The August 9th press release from Voyager Therapeutics left many of us scratching our heads. Luckily, HDBuzz swooped in with their latest article that deciphers Voyager’s news and sheds light on the numerous therapies in the HD research pipeline and their unique approaches to treating HD. In short, Voyager is no longer pursuing a gene therapy that was in the works for HD, VY-HTT01, which was scheduled to begin a clinical safety trial for later this year, although no participants had yet been recruited. While this news poses a set-back for the short term, Voyager is refocusing their efforts to develop a new technology that would improve the way gene therapies can be administered for rare diseases like HD. Instead of injection into deep brain tissues, this new delivery method would allow therapies to be delivered by a less-invasive injection into the blood, which could present long-term benefits to the HD community. For the full breakdown on Voyager’s news and other promising therapies in the HD research pipeline, read the full article on HD Buzz’s website here.
Louise Vetter and Lauren Holder Discuss New Online Community for HD Families
In collaboration with PatientsLikeMe (PLM), HDSA recently launched a tailored community for HD families. On August 12, HDSA President & CEO, Louise Vetter, joined host Lauren Holder on an episode of Help 4 HD that walked through all that the platform provides and the blind spot it fills in drug development. PLM is not only a place for families to anonymously come together to find support and share experiences, it’s a place to track day-to-day symptoms, get answers to questions, and find reputable information free from marketing schemes and misinformation. Additionally, PLM is a platform to curate the patient perspective for improved diagnosis, care, and treatment of HD. Click here to join the tailored community today.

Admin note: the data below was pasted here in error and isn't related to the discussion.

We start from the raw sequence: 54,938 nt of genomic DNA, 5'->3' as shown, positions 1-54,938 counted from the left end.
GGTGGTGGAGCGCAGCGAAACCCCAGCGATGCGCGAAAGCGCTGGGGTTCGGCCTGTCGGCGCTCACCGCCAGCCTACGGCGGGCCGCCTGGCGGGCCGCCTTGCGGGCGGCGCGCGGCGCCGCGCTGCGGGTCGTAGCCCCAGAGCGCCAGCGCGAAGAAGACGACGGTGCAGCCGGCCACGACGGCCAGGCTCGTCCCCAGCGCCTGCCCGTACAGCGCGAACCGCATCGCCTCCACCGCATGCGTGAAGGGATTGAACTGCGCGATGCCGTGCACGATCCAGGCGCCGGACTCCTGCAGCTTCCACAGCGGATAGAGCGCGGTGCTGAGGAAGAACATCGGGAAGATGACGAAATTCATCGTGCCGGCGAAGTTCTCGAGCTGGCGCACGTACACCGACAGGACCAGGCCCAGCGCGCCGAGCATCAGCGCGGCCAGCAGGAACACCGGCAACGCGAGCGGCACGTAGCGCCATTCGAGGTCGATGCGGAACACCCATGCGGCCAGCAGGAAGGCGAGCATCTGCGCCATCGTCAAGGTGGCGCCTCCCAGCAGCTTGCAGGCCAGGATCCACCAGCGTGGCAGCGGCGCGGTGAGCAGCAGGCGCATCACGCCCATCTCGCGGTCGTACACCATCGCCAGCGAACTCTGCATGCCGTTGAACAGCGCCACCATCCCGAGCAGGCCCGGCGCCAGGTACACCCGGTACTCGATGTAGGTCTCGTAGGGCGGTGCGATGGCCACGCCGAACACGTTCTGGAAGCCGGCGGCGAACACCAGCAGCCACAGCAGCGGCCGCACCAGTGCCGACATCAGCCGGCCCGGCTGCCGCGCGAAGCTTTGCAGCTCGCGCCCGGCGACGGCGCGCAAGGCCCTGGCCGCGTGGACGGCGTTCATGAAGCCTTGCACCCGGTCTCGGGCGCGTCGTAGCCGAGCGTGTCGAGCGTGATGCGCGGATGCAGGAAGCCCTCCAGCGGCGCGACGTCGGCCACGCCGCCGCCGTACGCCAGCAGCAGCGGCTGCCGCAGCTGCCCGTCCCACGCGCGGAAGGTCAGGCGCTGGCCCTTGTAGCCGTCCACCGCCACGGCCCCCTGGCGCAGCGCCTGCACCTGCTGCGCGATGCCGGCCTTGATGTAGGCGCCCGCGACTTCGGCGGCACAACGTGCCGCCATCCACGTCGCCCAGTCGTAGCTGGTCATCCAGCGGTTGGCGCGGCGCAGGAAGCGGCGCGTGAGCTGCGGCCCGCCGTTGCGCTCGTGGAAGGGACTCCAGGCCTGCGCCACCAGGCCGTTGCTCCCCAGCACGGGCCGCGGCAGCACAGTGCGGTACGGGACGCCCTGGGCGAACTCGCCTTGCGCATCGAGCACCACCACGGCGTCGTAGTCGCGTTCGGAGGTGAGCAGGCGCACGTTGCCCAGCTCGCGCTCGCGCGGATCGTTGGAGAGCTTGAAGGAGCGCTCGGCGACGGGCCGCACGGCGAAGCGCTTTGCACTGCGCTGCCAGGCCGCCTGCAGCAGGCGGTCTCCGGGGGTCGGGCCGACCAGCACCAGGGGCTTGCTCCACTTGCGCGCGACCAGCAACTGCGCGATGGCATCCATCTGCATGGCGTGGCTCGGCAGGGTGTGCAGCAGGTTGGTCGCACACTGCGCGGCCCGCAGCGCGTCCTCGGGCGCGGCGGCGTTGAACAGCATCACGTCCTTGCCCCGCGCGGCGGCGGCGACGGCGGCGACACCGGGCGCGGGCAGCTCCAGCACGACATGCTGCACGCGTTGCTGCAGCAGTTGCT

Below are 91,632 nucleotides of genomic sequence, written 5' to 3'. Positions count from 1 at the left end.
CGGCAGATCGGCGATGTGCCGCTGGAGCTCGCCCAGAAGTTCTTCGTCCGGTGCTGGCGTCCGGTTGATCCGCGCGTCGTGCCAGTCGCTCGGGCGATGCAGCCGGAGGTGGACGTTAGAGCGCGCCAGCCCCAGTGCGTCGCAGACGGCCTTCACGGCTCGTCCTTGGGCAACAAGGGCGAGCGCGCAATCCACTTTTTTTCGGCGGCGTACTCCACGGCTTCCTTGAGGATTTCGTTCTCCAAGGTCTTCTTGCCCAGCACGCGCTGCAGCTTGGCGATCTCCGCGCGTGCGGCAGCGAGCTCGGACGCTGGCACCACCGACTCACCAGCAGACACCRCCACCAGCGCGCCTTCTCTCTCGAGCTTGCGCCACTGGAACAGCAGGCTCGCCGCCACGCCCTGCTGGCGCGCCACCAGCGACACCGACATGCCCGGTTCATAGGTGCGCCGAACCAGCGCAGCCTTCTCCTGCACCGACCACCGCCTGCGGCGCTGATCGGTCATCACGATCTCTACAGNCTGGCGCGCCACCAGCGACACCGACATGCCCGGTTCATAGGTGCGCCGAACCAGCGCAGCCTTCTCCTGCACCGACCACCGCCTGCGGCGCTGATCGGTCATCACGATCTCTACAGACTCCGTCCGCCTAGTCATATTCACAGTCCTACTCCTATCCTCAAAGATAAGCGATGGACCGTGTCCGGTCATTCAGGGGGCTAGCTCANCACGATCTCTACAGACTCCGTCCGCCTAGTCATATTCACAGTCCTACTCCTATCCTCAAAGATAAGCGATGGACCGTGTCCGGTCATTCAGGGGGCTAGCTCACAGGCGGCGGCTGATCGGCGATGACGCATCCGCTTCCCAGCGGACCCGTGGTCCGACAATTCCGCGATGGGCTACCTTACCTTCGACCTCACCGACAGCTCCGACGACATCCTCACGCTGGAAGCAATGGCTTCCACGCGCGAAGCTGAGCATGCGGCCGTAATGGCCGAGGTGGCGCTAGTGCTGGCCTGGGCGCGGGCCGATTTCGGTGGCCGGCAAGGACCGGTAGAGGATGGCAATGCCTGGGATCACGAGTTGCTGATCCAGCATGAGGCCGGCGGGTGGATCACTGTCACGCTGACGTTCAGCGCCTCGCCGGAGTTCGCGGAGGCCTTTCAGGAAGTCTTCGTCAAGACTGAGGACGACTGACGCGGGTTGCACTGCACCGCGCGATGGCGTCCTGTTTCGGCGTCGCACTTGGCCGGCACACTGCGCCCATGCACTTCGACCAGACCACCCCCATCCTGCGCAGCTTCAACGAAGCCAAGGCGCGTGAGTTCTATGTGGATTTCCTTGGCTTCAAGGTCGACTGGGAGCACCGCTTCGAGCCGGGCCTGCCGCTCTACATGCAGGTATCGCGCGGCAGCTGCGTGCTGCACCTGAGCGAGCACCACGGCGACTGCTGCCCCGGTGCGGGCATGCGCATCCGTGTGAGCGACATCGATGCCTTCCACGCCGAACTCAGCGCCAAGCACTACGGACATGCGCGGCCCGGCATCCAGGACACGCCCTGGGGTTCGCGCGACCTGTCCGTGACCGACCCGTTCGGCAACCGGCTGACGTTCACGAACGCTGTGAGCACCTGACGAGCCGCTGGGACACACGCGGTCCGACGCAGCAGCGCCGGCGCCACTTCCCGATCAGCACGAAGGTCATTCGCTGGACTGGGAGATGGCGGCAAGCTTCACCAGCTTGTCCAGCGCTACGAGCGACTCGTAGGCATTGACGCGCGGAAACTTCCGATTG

ChANGE HD: Research to Improve Our Understanding of the HD Brain
Young people with a parent or grandparent who has tested positive for or been diagnosed with Huntington’s disease are invited to participate in ChANGE HD. This brain imaging study is led by the University of Iowa Hospitals and Clinics and has study sites in Iowa City, Houston, New York, Philadelphia and Sacramento. It focuses on young people ages 6-30 who have a family history of HD. HD is considered an adult-onset disease. However, research has shown that brain changes are evident before motor symptoms begin. In fact, the gene responsible for HD plays a role in brain development and is present throughout the lifespan. With gene knockdown therapy showing promise for treatment of HD, it is essential to understand how removing or disabling the gene could impact brain development. For more information on this study, view the research flyer here, review FAQ’s here, or visit the study website at www.changehd.org.